They were about to cruise in style. Cramming the railings of three of the steam cruiser Seeandbee’s four decks, they waved hands and hats, and then set off from the Cleveland depot for Buffalo. The 500-foot-long Great Lakes cruiser, which docked at the Ninth Street pier in Cleveland, could carry 1,500 passengers. It was built for and owned by the Cleveland & Buffalo Transit Co. and, appropriately, steamed a regular route between the two cities.
Decorated on the interior with copious mahogany and outfitted with a large ballroom, dining room, lobby, lunch counter, buffet and more than 500 staterooms and parlors, the ship expanded the definition of luxury — Great Depression be damned. An ad for a July pleasure cruise from Cleveland to Chicago said the trip included a masked ball, shuffleboard, bridge, concerts and dancing, in addition to seeing the Great Lakes sights of Mackinac Island, Michigan. The price of $39 (about $660 today) included a return trip from Chicago on a Nickle Plate railway sleeper car.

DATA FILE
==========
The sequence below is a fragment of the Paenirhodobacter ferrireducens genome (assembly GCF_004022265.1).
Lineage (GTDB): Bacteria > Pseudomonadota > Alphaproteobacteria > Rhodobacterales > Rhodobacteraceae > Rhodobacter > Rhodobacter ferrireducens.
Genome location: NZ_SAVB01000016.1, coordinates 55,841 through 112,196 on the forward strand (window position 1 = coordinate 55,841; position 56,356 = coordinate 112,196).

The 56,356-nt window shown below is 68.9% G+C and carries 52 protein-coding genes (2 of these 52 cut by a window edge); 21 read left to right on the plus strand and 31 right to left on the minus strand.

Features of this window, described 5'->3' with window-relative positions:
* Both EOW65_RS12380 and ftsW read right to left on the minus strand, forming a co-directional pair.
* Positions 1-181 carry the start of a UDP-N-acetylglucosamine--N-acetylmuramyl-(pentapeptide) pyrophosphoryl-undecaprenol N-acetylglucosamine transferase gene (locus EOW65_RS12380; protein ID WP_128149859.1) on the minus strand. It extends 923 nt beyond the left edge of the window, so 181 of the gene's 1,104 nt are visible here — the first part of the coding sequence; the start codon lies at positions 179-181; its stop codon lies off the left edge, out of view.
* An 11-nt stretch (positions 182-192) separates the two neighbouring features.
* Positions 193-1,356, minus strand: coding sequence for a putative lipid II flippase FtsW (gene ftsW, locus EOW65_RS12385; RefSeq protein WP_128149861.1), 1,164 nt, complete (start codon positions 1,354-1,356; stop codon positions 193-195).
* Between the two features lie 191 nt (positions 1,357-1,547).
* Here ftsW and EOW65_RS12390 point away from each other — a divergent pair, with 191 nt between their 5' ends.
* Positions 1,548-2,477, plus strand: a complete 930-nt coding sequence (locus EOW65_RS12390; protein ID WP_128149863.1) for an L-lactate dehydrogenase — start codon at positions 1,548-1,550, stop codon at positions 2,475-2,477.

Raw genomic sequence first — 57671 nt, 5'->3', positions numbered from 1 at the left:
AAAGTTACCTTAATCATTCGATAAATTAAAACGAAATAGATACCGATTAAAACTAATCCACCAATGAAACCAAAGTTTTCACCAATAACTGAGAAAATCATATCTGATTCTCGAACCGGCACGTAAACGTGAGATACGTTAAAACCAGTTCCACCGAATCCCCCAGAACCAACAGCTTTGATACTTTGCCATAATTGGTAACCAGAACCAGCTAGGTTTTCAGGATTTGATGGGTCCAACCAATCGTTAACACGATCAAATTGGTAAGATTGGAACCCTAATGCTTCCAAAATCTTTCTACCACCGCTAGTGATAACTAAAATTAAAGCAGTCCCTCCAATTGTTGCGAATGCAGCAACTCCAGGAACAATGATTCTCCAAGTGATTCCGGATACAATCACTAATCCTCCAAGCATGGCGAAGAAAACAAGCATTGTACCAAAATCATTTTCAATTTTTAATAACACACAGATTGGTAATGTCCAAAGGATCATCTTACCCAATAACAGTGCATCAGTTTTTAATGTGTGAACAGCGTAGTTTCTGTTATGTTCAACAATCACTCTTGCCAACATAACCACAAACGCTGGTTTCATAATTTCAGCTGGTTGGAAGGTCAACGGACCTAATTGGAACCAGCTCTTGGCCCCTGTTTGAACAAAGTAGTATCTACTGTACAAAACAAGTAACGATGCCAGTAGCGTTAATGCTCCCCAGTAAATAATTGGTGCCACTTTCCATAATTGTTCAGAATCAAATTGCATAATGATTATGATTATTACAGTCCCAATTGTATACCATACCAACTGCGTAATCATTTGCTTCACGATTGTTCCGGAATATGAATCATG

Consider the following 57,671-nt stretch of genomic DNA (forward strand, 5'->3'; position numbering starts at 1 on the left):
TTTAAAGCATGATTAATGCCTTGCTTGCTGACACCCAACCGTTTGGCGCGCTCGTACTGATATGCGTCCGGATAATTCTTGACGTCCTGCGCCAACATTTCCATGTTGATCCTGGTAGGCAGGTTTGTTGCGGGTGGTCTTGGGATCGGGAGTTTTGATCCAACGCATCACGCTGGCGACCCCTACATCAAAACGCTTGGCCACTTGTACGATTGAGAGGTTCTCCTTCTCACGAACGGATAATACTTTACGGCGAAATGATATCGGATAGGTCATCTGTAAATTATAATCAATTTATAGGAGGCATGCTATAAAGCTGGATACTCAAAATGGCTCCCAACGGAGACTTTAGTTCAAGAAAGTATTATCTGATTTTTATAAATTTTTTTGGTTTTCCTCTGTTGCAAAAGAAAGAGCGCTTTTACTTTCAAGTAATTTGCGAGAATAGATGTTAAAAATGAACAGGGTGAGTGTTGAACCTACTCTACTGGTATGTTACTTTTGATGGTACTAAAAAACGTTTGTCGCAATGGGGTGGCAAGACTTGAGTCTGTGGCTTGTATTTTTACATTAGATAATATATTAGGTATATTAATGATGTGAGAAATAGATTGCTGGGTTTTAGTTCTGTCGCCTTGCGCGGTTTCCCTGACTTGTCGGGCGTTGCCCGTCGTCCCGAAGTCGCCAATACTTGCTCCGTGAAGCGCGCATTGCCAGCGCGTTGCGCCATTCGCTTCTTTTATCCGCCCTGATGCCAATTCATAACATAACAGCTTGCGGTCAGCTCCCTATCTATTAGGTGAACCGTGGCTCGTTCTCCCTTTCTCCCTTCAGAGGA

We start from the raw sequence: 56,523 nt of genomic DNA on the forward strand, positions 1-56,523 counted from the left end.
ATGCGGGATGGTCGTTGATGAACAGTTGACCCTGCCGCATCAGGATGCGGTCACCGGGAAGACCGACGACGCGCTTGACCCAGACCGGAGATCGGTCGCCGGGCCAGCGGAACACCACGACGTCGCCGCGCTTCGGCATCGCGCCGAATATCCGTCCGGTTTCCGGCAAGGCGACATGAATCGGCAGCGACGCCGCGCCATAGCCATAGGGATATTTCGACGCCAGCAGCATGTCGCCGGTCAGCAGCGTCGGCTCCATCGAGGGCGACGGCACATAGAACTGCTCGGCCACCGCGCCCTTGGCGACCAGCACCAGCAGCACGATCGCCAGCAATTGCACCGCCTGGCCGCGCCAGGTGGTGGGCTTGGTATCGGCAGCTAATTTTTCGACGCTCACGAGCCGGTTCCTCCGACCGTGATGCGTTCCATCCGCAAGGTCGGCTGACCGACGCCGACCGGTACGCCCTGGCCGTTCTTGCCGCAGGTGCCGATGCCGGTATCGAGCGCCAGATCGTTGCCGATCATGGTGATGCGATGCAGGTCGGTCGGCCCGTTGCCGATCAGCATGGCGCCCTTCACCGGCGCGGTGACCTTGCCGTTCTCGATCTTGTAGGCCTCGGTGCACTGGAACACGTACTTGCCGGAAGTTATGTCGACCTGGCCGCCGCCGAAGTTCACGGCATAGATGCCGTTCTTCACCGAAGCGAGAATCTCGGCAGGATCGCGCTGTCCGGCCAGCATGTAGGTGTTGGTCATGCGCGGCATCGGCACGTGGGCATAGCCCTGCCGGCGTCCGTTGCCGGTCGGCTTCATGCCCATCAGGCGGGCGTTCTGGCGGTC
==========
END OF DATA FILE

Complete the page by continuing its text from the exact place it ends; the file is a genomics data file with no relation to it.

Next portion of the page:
In 1942, the Seeandbee was converted by the U.S. Navy into an aircraft carrier training ship and operated as the Wolverine. In 1947, after the war ended, it was scrapped. With the widespread use of the automobile and airplane, Great Lakes cruising took a back seat. Cruising has seen a recent renaissance, however, with several pleasure boats making stops in Cleveland. Prices for a cruise aboard the Victory II from Chicago to Montreal start at $5,799.